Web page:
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From Antonios Kogias <>
Subject Re: AccessLogValve pattern (timestamp, bytes sent and time taken)
Date Mon, 28 Feb 2011 20:14:30 GMT
Thank you Konstantin, for the clarification of details - now I got a 
much better understanding of the issues involved.

My understanding is that the logAccess(...) call happens when the output 
buffer has been flushed and closed (in http/1.0 that would also close 
the tcp connection, thus I called it 'teardown'), and the timestamp 
recorded is of the call time of the logAccess(...).
I would like to use the log's <timestamp> to measure request 
inter-arrival time intervals.
It seems that to get a valid timestamp for the calculation (i.e. a more 
accurate approximation of the request arrival time), I need to subtract 
the <time taken> from the <timestamp> written in the log.
Can you please confirm this?
(I think that I can get away with considering the Request Arrival Time 
the same as Response Processing Start i.e. negligible time for reading 
and parsing the http request line etc.)

About the processing time recorded <time taken> it seems that it 
contains the whole of transmission as well (i.e. pushing the data to the 
network layer and closing the output). Chris put an interesting question 
(thank you for bringing it up) that I'm not sure how to handle at the 
moment (beyond not using such "forwarding" servlets in the initial 
experimental setups):
On 2/28/2011 5:57 PM, Christopher Schultz wrote:
On the other hand, your servlet can issue a "forward" which is 
essentially a server-side redirect that allows a second (or third, or 
fourth, ...) servlet to generate a response after the first servlet does 
it's work. I'm not sure where the Valve chain fits into that (does the 
AccessLogValve time the calls to each individual forward, or does it 
time the entire request/response as the client sees it?), but the answer 
to that question can significantly change the timings that you observe.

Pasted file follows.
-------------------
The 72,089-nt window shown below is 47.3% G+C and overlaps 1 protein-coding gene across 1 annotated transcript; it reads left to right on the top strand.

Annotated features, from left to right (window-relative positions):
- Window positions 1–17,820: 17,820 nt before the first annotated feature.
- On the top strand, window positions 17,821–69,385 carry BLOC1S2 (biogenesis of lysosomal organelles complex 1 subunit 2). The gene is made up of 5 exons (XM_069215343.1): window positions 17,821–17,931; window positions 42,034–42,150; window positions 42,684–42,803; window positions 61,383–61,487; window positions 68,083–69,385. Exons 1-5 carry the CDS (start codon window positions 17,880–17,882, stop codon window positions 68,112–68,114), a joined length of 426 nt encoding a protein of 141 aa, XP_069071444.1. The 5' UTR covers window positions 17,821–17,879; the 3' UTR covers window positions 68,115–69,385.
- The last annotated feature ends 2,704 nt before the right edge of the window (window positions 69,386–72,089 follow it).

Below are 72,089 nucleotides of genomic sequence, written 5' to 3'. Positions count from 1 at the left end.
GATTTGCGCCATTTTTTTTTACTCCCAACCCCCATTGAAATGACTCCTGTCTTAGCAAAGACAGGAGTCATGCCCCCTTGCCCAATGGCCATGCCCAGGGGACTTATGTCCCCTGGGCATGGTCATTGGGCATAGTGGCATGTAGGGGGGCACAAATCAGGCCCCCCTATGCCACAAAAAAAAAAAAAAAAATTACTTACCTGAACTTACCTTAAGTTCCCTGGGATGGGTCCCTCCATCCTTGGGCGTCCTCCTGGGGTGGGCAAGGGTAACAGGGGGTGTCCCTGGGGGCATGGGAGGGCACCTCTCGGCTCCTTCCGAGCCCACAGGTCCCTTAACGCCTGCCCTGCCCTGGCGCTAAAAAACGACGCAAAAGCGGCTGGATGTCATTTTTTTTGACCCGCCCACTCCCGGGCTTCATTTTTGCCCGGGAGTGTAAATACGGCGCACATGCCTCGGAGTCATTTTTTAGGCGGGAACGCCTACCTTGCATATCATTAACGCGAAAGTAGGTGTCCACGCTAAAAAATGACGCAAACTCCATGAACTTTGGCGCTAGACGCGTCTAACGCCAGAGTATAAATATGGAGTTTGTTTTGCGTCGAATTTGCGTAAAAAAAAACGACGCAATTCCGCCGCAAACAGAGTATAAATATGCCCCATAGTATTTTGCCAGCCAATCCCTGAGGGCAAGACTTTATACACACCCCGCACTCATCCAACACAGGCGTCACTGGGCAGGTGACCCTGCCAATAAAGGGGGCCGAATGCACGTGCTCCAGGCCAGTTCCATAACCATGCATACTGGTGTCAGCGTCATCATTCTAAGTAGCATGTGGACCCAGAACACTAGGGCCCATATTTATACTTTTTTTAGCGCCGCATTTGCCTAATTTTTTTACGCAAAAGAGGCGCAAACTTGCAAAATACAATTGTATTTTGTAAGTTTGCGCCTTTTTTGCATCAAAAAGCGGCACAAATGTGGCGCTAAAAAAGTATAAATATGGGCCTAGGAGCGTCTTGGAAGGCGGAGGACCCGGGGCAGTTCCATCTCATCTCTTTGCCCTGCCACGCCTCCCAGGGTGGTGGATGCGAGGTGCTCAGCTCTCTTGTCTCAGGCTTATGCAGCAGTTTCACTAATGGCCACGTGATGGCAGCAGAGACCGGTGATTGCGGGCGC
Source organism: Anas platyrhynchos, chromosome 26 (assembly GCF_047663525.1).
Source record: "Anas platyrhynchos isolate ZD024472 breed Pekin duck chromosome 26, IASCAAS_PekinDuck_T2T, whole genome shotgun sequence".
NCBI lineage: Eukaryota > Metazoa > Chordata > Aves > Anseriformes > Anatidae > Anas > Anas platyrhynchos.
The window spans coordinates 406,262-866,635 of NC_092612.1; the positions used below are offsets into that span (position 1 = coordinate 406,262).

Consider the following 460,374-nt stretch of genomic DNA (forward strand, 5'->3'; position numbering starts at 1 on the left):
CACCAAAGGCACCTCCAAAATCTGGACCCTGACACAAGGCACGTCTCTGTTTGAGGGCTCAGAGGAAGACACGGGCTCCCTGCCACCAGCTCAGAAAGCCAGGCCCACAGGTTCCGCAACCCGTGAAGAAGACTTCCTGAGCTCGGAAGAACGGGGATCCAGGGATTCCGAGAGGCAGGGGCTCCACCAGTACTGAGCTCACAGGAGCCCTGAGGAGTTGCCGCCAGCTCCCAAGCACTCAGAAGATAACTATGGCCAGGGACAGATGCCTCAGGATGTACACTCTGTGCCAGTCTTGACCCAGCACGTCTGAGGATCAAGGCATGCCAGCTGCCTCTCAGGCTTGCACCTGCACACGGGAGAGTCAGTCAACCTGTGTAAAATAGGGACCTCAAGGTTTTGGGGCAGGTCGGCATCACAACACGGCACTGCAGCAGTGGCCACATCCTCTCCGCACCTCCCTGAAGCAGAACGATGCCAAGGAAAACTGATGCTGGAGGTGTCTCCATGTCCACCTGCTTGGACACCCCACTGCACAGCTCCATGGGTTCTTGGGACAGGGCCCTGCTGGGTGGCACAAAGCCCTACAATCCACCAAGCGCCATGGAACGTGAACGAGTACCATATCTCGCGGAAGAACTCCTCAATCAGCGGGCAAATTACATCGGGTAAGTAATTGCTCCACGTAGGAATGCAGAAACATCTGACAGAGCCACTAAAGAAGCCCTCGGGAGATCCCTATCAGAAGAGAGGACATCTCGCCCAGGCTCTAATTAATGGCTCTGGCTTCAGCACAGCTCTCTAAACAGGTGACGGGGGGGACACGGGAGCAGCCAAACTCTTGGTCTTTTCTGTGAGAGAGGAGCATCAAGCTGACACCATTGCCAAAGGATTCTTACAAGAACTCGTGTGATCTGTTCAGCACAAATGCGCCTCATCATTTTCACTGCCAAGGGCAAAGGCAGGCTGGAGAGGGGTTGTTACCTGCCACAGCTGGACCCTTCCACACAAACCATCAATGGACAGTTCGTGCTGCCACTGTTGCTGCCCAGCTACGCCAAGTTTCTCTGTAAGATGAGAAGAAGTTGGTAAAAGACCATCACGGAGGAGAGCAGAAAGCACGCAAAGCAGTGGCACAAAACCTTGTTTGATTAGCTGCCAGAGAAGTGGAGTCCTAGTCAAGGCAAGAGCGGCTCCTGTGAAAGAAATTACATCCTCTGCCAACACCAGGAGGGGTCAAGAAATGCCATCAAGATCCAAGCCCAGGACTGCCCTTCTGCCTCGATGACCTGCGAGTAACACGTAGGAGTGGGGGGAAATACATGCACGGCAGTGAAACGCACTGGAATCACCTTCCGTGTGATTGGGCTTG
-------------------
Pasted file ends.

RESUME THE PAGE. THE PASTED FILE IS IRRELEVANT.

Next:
Can you provide any feedback on that?

For the modeling scheme to work, the web server needs be configured with 
blocking (traditional sockets) threads on read and - especially - on 
write. I read the Connector configuration and it states 
in the introduction:
"Each incoming request requires a thread for the duration of that 
request. If more simultaneous requests are received than can be handled 
by the currently available request processing threads, additional 
threads will be created up to the configured maximum (the value of 
the|maxThreads|attribute). If still more simultaneous requests are 
received, they are stacked up inside the server socket created by 
the*Connector*, up to the configured maximum (the value of 
the|acceptCount|attribute. Any further simultaneous requests will 
receive "connection refused" errors, until resources are available to 
process them."
and I'm perfectly happy with that. But at the page bottom (comparison of 
the connectors) I don't understand:
a) How can I choose one of the three connectors to use in server config?
b) What does "Sim Blocking" in the Java Nio Blocking Connectormean?

On 2/27/2011 9:43 PM, Konstantin Kolinko wrote:
> 2011/2/21 Antonios Kogias<>:
>> Thank you very much for the detailed answer. Now there's just one more thing
>> to ask.
>> If we use tomcat 7.0.8, the "timing for the whole request processing cycle"
>> will incorporate transmit time?
>> e.g. if using HTTP/1.0, will it represent the total time until the teardown
>> of the connection? Or will it be the net processing time /before/
>> transmission starts (i.e. time to prepare the http response and push it to
>> the network layer)?
> In TC 7.0.8 and later:
> The start time:
> = when org.apache.coyote.Request#setStartTime() is called
> That is done by processors. Some initial processing is already done at
> that point (e.g. reading the request line).
> The end time:
> = when org.apache.catalina.connector.CoyoteAdapter#service() calls logAccess(..)
> That is done when service() completes processing the request. At that
> point the content is already generated and response.finishResponse()
> is already called (which closes output buffer and writes remaining
> data to the socket).
> After that Tomcat performs cleaning of its internal state and is ready
> to process next request.
> I am not sure what you mean by "teardown".
> A correction: I wrote:
>> In latest versions of TC7 (7.0.8 and later) (...)
>> That version prints timestamp when request was received
> That is not true. With %t the AccessLogValve still prints the current
> time when logging is performed, not when processing was started.
> (There was a patch discussed on dev@ to change the behaviour, but it
> has not been applied yet).
> BTW, if you want to debug Tomcat,
> Best regards,
> Konstantin Kolinko
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